Edinburgh Fringe 2014
A high energy interpretation of Much Ado About Nothing, liberally sprinkled with original prose and modern language, and topped up with a generous number of witty asides, plenty of double entendre and enough unexpected Spoonerisms to keep a packed audience on their toes.
The girls are playing charades, waiting for Don Pedro and his men to return from war and trigger love, laughter and music. Beatrice and Benedict, however, are constantly bickering – just what are they trying to hide? But Claudio goes all gooey at his first sight of Hero and declares his love is unstoppable. Or is it? Will Pedro’s bastard bother, Don John, succeed in driving a wedge between them to stop the billing and cooing? Meanwhile, Dogberry and the local watch, the Messina Youth Movement, are trying to prevent trouble. But will this equivalent of the Keystone Cops recognise an evil plot even if it bops them on the nose? Can they save the day?
Shakespeare adaptations are thick on the ground most Fringe years, but the 450th anniversary of his birth this year has resulted in a glut. Year Out Drama Company’s is up there with the best, with this short, high energy interpretation liberally sprinkled with original prose and modern language, and topped up with a generous number of witty asides, plenty of double entendre and enough unexpected Spoonerisms to keep a packed audience on their toes. But the icing on this quite delicious cake is the music, some of it original, some adapted and some covered. Most of it was acappella and much of it four-part harmony. All of it was delightful, especially “Our Boys in Blue”.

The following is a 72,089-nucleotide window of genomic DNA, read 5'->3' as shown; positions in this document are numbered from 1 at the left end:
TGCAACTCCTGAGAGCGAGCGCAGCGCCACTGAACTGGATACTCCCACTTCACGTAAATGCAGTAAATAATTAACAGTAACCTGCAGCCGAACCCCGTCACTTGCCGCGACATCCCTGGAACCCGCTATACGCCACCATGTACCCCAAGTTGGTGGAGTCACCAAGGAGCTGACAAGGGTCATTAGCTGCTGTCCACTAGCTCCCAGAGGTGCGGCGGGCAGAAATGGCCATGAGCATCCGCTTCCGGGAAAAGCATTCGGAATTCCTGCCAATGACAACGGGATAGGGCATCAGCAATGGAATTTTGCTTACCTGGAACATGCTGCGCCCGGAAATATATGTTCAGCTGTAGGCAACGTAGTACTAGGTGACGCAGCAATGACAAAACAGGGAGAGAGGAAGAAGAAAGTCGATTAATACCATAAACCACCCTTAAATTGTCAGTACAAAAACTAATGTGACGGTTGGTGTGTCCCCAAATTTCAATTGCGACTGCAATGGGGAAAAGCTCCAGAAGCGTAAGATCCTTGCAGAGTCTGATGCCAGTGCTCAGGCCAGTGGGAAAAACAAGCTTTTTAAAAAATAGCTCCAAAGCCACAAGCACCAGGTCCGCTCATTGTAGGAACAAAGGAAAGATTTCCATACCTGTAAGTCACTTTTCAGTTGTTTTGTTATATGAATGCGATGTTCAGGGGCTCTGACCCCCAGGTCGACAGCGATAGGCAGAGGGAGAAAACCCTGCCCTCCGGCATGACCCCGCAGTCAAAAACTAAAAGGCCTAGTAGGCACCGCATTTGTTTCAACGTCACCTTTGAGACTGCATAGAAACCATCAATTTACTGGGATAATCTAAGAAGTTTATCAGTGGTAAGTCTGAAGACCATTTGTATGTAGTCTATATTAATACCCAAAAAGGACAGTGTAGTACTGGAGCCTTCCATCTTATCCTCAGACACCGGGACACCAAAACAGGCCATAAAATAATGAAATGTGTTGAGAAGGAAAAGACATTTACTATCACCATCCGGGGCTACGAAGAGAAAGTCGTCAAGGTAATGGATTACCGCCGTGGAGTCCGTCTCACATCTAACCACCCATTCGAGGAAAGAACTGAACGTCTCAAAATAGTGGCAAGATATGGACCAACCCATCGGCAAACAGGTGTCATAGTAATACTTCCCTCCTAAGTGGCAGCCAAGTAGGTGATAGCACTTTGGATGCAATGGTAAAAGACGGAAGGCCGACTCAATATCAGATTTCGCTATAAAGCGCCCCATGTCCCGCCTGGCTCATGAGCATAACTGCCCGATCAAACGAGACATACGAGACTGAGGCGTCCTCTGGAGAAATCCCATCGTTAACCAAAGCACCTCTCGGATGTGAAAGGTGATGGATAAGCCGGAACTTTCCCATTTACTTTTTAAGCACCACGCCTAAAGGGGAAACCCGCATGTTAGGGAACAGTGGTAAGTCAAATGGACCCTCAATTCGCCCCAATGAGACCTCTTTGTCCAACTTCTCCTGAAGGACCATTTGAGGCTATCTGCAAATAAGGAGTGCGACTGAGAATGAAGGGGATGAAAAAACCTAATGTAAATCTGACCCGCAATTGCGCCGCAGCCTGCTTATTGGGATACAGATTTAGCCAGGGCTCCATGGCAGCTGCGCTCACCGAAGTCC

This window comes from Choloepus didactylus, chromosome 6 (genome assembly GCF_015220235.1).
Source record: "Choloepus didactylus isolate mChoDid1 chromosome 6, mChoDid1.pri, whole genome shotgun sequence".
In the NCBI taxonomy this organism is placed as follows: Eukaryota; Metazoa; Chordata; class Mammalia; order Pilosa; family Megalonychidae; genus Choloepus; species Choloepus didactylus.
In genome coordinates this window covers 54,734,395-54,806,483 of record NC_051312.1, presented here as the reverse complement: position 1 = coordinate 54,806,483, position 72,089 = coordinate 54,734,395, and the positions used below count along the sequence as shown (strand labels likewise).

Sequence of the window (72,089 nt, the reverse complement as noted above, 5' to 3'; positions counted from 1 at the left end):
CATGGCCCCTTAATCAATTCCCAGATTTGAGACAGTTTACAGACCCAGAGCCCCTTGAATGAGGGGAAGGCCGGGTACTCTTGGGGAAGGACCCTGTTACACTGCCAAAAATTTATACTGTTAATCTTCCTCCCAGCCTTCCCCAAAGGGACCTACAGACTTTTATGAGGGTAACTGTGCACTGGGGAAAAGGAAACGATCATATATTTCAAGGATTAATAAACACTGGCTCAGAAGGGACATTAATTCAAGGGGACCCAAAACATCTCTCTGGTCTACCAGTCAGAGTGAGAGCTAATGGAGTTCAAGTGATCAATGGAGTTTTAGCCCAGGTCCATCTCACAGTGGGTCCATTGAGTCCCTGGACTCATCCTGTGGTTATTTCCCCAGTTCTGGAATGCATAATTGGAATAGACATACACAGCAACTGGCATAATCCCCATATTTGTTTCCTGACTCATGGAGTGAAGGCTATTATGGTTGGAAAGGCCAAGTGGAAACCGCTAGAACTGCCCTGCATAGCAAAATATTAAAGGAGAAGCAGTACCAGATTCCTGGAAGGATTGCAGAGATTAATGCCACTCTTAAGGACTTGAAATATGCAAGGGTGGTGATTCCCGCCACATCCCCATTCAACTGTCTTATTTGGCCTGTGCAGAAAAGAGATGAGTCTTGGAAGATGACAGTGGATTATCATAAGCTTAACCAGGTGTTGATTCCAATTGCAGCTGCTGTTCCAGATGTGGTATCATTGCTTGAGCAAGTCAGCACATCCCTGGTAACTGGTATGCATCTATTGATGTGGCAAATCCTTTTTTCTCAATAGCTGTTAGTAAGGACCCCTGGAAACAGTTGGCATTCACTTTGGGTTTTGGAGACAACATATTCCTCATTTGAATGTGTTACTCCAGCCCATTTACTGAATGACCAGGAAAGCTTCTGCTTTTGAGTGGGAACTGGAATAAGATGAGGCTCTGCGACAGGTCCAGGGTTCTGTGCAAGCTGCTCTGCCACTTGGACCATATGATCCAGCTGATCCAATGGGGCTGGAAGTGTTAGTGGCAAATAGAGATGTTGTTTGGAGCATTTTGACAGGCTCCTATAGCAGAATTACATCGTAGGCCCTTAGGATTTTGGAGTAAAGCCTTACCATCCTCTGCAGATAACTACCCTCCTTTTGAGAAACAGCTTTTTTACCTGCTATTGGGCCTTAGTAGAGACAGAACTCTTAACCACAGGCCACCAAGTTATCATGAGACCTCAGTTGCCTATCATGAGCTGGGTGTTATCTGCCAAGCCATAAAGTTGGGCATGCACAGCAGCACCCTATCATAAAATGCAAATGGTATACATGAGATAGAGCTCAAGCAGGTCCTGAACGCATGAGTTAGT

A cast that seems to run into thousands gets on and off stage with little effort, important given the many short scenes, and the costumes make it clear who is in which gang. Some impressive physical theatre sees Dogberry’s crew become a lemon grove, olive trees and various other pieces ordinarily played by inanimate objects. Props are simple but extremely effective – sunglasses featuring extensively (and humorously) as masks, for example. It’s hard to fault the acting either, even if one or two lines did get lost in the hurly-burly. Beatrice and Benedict stood out with the passion of their early disdain melting believably into love. Claudio was suitably drippy when wooing and showed rather touching remorse at Hero’s rather impressively staged “funeral”.
This was an impressive production and it was all over too quickly. But then lots of good things come in little packages and it’s always best to leave them wanting more.